Congress's omnibus bill is taking a very limited step toward letting the Centers for Disease Control and Prevention (CDC) study gun violence. But it's an open question just how much of an effect the spending deal will have.
For years the CDC has interpreted a law, called the Dickey Amendment, as a ban on studying gun
violence. The new budget deal clarifies that the amendment doesn't prevent them from doing this work, potentially allowing the CDC to research gun violence and its causes.
The amendment technically barred the CDC from spending any money "to advocate or promote gun control." It was enacted following outcry by groups like the National Rifle Association over studies in the 1990s that showed — and have since been supported by further research — that the presence of guns actually increases the risk of injuries and deaths in homes, contrary to claims that they make homes safer.
More from Vox:
They survived Columbine. Then came Sandy Hook. And Parkland.
Police shot and killed an unarmed black man in his own backyard. All he was holding was a cellphone.
The omnibus bill shows Republicans are losing interest in sticking up for Trump on immigration
This context led the CDC to worry about what could be construed as advocating for gun control, given that studies that simply showed observable risks to gun ownership led to such backlash.
As a result, CDC research funding for gun violence fell by 96 percent between 1996 and 2012, according to Everytown for Gun Safety, which backs gun control. "Major public research funding for gun violence prevention is estimated at $2 million annually," the group found. "By contrast, in 2011, the National Institutes of Health devoted $21 million to the study of headaches."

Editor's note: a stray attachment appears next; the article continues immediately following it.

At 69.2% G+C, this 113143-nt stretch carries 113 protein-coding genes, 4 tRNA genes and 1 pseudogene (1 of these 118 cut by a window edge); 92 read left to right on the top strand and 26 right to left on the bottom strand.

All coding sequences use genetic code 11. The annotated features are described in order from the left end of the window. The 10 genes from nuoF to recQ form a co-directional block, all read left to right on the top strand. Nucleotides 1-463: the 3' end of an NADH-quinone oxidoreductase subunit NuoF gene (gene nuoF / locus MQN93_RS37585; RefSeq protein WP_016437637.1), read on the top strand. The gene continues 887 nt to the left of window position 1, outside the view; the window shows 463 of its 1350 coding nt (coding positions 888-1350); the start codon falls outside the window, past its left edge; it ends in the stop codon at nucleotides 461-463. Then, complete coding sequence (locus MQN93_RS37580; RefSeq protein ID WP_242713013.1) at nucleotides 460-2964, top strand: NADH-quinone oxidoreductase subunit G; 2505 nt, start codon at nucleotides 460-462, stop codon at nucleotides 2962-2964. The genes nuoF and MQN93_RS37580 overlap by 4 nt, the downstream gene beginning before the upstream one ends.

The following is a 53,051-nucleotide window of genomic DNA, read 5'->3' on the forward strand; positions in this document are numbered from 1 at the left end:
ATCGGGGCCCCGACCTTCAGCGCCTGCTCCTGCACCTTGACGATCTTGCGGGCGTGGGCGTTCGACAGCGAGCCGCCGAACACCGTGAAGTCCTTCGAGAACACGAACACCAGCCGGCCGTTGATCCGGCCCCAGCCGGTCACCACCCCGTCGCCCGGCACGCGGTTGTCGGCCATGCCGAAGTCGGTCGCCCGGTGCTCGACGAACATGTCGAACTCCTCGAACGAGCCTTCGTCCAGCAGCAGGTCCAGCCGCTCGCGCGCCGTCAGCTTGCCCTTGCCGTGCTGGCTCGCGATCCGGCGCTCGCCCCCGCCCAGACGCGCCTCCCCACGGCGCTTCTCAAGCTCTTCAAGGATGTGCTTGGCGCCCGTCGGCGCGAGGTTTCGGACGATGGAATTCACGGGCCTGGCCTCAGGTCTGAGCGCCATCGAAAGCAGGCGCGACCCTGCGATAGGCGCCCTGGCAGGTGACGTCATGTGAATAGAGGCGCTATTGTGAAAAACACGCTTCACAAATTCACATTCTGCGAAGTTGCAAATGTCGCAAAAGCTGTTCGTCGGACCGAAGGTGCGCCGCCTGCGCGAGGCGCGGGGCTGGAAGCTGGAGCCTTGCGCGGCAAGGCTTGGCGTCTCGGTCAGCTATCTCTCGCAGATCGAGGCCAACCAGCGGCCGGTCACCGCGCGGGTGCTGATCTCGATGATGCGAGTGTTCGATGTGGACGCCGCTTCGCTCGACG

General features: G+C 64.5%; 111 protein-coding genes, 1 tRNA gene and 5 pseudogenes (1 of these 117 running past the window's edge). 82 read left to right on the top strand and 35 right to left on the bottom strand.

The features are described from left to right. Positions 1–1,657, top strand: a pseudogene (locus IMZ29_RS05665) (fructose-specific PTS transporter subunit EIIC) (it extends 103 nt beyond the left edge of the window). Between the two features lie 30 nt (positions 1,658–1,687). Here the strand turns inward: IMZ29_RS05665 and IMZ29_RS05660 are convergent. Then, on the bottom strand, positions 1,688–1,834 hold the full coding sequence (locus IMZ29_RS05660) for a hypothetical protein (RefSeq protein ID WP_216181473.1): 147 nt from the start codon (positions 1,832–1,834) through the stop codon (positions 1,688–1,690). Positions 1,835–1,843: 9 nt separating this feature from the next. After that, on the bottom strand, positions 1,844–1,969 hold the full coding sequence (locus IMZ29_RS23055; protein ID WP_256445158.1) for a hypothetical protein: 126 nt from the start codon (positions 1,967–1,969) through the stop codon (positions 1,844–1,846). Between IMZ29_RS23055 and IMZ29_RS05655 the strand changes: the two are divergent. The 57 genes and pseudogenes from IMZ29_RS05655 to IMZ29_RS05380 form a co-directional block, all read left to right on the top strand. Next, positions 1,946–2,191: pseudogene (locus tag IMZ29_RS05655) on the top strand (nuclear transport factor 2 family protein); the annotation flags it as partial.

Public health and gun policy researchers have long advocated for change. After finishing a two-year review of the empirical evidence, RAND Corporation researchers concluded that the dearth of good studies essentially leaves the public blind — and creates an environment in which it's difficult to suss out what specific policies would work best to tamp down on gun violence.
"The studies that have been done often reach opposite conclusions to each other," Andrew Morral, the head of RAND's gun policy initiative, previously told me. The lack of thorough research, he added, "creates this kind of fact-free environment in which people can cherry-pick any study that happens to support what their priors are on the effects of the law."
There has been some good research. The RAND review, for instance, suggested that some gun control measures — background checks, child access prevention laws, minimum age requirements, and prohibitions associated with mental illness — are linked to reductions in injuries and deaths, based on the most rigorous studies in the US so far.
But Morral cautioned that the evidence is far from ideal, previously telling me, "There's been so little research that we're really at the mercy of a few studies."
Again, Congress's budget deal doesn't eliminate the Dickey Amendment; it only clarifies some parameters. This kind of approach has failed before: A previous executive order by President Barack Obama to attempt to boost the study of gun violence without getting rid of the Dickey Amendment didn't lead to significant new research.
But it's at least a potential start.
For more on the state of gun violence research, read Vox's explainer of the RAND report.